A: Yes, totally. I love it. So last question: do you have any advice for aspiring dancers or artists,

people who want to be like you?

S: Oh god. First of all, you don't want to be like me; I'm a weirdo. I think for-

I'll start really narrow with dancers and choreographers. I think you have to find who you are.

Figure that out, like really hard. Figure that out hard.

A: How would you do that?

S: I think it's just-I mean, I've had so many different periods, patches of life crises

and soul-searching. I think everyone has a different way of discovering who they are.

But I don't know, just doing things that make you happy and engaging yourself

in areas that you're passionate about no matter how trivial or small or random they seem.

Like if it's fishing, go fishing. I don't know. That sounds so silly, but just invest yourself

in areas that you-that resonate with you, I guess, is how I would word it.

Having really awesome talks with friends, that's always really eye-opening.

I think it's-the reason why I say this, you have to know who you are,

is because if you don't know who you are, or at least what you like

or have a general idea of that, it's really hard to be your own artist. Because I think art

is such a reflection of the soul and the spirit or mentality, whatever.

So I think that's why you see a lot of younger dancers and choreographers,

they come out with pieces that just look like other existing choreographers.

And it's because they haven't fully developed their own way of moving

and their own interpretation of music, and things like that. I think that comes from-

for dance specifically, you just need to train, a lot, with the people you really like,

the styles you really like, or with everyone to figure out what you like,

how you like to move. Commit to that no matter how weird it is, or how unpopular it is,

because that's how you're going to figure out who you are, and if you know who you are

as a mover and you really are in tune with that, then you're going to be able to create things

that reflect that, reflect you. I think that's the biggest thing that's lacking, a lot of original-

A: Originality?

S: Unique, original voices that are new.

A: It's not easy. It comes with time.

S: That's exactly what I was gonna say next. It takes so much time

and there's always so [snapping] people want things to be so expedited.

A: Did you have a clicking point where you're like, “Oh, this is me!”?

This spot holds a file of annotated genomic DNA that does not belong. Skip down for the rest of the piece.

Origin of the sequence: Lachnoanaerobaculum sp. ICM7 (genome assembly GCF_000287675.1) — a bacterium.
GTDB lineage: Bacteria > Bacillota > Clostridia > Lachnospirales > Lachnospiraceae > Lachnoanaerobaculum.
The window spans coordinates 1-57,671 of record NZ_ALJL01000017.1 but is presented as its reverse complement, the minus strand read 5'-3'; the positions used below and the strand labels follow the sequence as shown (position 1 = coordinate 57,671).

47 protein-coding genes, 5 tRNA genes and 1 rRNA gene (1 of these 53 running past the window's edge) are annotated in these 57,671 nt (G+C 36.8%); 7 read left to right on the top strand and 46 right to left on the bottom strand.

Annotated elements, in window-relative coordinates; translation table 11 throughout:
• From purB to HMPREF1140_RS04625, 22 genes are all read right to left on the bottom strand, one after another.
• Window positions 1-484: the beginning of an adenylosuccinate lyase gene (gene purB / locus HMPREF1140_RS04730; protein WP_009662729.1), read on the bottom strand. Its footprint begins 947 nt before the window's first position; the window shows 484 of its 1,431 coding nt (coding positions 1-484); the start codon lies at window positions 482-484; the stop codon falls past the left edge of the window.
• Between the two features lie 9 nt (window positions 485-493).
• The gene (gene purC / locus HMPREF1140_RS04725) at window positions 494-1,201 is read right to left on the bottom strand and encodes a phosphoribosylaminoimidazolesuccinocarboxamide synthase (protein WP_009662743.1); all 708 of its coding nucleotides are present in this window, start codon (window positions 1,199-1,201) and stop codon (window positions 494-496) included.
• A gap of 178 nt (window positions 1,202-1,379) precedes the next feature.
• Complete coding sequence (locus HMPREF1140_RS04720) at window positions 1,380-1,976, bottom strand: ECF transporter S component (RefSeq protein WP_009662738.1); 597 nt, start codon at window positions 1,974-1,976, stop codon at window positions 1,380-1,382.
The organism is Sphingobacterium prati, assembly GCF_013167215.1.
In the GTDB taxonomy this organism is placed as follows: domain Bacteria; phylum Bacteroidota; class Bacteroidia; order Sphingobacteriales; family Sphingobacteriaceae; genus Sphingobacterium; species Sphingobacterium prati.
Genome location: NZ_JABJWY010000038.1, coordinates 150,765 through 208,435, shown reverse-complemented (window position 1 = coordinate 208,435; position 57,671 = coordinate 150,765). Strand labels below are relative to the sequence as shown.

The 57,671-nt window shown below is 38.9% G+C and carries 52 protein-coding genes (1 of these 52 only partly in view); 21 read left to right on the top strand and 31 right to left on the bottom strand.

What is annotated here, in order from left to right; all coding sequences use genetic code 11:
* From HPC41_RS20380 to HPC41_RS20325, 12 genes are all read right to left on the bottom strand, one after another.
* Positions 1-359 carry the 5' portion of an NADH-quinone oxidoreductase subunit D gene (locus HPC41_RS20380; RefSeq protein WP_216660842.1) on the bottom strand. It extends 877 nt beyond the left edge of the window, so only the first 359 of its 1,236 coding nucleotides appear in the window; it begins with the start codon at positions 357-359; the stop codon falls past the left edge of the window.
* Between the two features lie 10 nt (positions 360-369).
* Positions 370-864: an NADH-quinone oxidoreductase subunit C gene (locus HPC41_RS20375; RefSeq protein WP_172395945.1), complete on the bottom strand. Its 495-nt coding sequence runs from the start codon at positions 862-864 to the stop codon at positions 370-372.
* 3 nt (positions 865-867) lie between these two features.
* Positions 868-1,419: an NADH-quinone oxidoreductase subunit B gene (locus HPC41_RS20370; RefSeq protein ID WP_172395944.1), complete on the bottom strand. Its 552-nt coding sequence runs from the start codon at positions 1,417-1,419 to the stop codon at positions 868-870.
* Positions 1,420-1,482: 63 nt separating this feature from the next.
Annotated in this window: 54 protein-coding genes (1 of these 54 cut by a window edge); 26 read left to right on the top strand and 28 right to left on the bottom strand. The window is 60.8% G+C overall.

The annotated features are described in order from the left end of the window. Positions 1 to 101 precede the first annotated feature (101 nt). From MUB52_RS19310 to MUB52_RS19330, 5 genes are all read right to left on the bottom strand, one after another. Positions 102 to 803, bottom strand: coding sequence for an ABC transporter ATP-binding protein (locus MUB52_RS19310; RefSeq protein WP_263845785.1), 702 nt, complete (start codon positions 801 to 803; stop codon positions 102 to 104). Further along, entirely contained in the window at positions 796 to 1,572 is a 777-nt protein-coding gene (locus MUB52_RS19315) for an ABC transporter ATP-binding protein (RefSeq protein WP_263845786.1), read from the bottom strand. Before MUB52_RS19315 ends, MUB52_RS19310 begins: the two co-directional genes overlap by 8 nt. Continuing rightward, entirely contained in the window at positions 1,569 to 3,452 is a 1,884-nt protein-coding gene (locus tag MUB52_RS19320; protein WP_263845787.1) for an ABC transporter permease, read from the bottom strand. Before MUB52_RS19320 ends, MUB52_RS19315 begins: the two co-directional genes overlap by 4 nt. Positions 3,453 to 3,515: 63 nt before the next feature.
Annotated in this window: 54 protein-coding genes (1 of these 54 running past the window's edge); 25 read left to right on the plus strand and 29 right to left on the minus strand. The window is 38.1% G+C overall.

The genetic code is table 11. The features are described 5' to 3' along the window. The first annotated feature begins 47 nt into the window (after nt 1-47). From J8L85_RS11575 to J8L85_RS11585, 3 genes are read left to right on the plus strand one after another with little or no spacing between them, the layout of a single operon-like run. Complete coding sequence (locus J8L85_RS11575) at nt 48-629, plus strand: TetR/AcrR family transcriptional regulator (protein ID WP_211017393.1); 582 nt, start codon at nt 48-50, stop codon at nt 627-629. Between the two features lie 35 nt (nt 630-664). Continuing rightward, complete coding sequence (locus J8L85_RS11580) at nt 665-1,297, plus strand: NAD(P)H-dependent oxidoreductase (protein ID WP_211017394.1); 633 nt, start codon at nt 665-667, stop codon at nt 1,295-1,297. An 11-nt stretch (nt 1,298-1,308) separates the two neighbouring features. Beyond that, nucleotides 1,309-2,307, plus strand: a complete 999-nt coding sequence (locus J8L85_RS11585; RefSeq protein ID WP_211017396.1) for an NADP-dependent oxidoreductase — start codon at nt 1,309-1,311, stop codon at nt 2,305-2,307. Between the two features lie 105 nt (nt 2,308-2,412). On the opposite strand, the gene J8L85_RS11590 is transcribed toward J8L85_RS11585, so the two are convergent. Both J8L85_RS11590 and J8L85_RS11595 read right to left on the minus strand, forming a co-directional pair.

Was it when you started or a few years in?

S: I've, I've always hit hard. It's always been my-it's never been my effort thing.

I have always…interpretive dance like that and that's just the way that-

when I feel empowered, when I dance like that. And I think when I was first transitioning

into professional-pursuing dance, a lot of teachers would mention, “Oh, don't hit so hard.”

Or, “You're a girl. You're a woman. You don't dance like a woman.”

A: Oh, shit.

S: Which basically means like move your hips and do body rolls. It does mean

more than that but for me, I was just so confused. I was like, “But I like dancing like this.

This is me.” For the longest time, I was really confused. People are telling me

what I'm doing is wrong but it feels like it's me.

A: It feels right.

S: And then one day, I think I was just like, “F it.” I don't know, I was like-

I just had an epiphany. I was like, “I-This is me. I don't care. You can't…first of all,

you can't even confine-gender roles and norms are so prehistoric now, 1990-whatever.”

But I get there are differences, you know. And that there are beautiful feminine qualities

and beautiful masculine qualities, whatever. Yes, I agree all of those exist.

Then I just realized I'm gonna be me. I'm gonna dance like me. I’m gonna strengthen me.

I'm also going to learn all these other things so that when people are like,

“Dance like a woman,” I'll be like, “Okay, fine. Here. I'll move my hips.”

But then I would always go back to what I love and what's true to me.

Once I realized I understand all the vocabulary and the terms and the variations

and I respect all of it, but you have to just do what feels-

A: Do you.

S: Do you, yeah.

A: So expand your vocabulary, go out and learn everything, but at the end of the day,

you still have to do you.

S: Yeah, I think appreciate-my way's not the best way, and I know that. But it's my way.

You know? It's the way that I like to move, and once I realized it's okay to,

exactly, learn everything else and have an appreciation for everything else

and understanding of everything else, it actually helps you. Since you've kind of

surveyed the field, it's like, “Alright, well I've tried this. But this is what feels best for me,

you know?” And just sticking with that.

A: Yeah, and I think that can apply to not just dance but all other places of life.

Yeah, everything. Alright, that's all for today.

S: Yay!

A: Thank you so much. Honestly, I love you so much. You're so sweet

and you're so empowering.

S: You are!

A: I can't wait to see the amazing things you do in life.

S: You too!

A: I'll be following along.

S: You're like the most skilled person I know, for real. Sometimes I'm like,

“I don't know how to do this, I don't know how to do this.”

But you know how to do everything, I feel.

A: Oh my gosh. I admire you. Everyone, make sure you check out Sorah Yang.

I have all her links in the description. Amazing, amazing person. Okay, make sure you watch

the next video. We have a video where Sorah shares her favorite things.

Also, comment below with your favorite takeaway from this video. So that's it!

S: Yay!

A: Thank you. This was Artist of Life by Lavendaire. See you next time.